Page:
Workers unsure employers can secure personal data on smartphones and tablets
Workplace smartphone and tablet users worry a lot about their personal information remaining private from their employers – and only a relatively slim majority trusts their employer to keep that data safe, according to a Harris Poll survey released today, which was commissioned by mobile device management vendor MobileIron.
Just 61 percent of the more than 3,500 mobile workers surveyed – respondents came from the U.S., U.K., France, Germany, Spain and Japan – said that they believed their employers could keep their personal information private. About half said that they would be uncomfortable with their employer seeing personal emails, contacts and text messages.
MobileIron strategy vice president Ojas Rege said that the results underline the importance of privacy to the modern mobile worker.
“Mobile workers, especially younger workers, have an expectation of privacy when using mobile devices for work,” he said in a statement accompanying the survey. “Many would leave their jobs if their employer could see personal information on their device.”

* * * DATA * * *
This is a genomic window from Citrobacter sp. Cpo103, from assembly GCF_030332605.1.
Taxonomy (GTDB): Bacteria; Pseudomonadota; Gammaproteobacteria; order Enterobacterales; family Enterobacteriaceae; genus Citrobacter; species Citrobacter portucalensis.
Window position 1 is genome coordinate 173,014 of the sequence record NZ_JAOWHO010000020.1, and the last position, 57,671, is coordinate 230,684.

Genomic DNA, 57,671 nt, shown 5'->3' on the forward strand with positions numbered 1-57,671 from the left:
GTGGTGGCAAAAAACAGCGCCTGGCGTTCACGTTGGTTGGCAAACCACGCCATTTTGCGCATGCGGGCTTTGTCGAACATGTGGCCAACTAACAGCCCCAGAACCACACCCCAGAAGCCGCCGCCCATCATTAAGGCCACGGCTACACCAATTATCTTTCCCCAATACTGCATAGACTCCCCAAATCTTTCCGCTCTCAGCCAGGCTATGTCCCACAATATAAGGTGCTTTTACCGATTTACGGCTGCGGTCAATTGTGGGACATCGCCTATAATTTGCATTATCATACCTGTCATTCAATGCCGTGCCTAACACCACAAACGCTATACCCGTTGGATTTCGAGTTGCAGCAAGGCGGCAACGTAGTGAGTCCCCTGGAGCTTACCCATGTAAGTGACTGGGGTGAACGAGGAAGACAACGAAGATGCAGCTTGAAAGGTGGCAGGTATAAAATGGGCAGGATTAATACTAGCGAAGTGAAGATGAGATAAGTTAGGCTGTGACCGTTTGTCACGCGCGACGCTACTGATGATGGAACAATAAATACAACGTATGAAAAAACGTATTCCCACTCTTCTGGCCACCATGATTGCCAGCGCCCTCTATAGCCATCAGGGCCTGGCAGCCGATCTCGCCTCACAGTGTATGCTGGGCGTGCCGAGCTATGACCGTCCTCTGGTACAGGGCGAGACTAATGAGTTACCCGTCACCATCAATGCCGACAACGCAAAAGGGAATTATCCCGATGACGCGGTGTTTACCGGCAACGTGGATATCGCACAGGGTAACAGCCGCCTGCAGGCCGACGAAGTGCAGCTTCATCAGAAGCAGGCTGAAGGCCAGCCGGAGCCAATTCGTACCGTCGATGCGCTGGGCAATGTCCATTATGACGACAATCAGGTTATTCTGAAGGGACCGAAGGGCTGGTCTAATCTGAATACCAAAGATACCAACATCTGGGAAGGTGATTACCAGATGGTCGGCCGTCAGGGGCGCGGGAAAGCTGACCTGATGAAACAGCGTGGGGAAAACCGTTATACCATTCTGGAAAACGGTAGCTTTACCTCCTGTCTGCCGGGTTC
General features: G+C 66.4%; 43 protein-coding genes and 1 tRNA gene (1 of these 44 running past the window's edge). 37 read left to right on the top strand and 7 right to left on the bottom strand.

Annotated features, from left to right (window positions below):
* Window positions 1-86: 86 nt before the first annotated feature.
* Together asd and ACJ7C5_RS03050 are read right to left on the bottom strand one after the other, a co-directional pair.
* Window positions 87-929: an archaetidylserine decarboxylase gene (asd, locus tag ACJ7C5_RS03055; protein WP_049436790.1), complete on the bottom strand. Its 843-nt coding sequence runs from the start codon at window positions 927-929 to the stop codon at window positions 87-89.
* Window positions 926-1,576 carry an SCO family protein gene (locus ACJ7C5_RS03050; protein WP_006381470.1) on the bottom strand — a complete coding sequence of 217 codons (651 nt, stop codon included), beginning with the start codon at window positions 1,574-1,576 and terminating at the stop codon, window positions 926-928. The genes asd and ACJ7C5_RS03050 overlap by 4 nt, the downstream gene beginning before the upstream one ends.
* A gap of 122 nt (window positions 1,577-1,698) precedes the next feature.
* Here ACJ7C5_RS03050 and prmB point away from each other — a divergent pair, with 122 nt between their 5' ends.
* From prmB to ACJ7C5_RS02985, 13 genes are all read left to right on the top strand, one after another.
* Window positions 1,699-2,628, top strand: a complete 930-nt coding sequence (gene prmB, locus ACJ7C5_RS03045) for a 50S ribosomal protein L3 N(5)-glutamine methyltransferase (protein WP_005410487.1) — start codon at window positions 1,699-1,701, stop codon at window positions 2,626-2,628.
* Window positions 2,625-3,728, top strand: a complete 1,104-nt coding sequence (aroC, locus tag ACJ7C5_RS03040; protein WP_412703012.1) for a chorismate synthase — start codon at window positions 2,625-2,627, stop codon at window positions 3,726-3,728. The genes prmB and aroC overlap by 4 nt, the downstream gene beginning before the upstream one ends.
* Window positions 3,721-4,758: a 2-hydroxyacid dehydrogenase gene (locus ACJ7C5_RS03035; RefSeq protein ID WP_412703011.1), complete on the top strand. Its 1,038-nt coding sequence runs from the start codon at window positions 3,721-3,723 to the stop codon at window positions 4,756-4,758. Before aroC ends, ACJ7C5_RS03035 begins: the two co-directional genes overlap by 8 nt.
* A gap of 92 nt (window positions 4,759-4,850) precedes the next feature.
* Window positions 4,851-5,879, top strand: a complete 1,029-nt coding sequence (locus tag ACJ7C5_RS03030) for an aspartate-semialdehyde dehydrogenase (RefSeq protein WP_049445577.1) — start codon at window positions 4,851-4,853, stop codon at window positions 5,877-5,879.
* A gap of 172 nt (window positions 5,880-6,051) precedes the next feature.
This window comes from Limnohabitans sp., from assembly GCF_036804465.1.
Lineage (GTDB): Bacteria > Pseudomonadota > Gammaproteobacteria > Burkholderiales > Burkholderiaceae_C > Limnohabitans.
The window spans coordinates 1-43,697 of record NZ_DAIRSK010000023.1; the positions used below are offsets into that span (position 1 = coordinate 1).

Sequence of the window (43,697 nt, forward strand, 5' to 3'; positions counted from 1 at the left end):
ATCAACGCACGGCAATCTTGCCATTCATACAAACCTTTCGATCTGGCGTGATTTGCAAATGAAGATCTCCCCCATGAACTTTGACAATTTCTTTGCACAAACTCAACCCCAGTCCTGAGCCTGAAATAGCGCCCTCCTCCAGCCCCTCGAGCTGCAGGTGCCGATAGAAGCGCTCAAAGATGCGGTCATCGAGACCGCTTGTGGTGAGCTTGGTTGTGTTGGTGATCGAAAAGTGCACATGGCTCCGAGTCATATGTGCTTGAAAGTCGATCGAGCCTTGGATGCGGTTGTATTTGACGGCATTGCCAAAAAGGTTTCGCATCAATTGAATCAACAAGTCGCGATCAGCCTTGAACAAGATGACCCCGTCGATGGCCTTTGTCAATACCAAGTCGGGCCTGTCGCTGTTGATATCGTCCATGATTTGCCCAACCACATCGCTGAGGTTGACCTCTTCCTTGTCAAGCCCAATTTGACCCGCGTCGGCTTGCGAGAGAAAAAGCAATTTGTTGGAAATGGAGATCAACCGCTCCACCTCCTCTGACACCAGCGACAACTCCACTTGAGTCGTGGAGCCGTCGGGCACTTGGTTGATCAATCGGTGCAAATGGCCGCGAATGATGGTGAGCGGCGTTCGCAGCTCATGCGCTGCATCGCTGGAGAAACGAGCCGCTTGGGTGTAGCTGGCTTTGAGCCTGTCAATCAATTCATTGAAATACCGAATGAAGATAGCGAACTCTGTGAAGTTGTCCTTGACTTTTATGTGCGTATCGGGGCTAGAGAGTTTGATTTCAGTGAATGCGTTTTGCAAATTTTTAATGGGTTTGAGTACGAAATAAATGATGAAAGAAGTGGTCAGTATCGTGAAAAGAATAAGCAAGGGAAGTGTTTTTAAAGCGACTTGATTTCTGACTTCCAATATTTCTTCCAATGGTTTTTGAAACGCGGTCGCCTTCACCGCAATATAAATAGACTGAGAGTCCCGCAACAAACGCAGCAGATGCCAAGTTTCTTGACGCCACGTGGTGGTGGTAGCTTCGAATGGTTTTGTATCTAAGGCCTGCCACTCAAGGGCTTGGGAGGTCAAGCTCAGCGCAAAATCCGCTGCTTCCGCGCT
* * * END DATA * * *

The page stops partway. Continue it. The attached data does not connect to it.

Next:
Indeed, 30 percent said that they would do exactly that if their employer was able to view their personal data. However, the survey seemed to indicate that younger workers were more comfortable, not less, with their employer accessing personal information. Compared to older respondents, younger ones – or, importantly, respondents with children in their households – were less likely to have a problem with employers having access to at least some personal data on their own devices.
In addition to the privacy data, the study found that 86 percent of workplace mobile phone users were using their own devices, compared to just 37 percent of tablet users, suggesting that smartphones are the key consideration for workplaces preparing for BYOD.
This article was written by Jon Gold from NetworkWorld and was legally licensed through the NewsCred publisher network.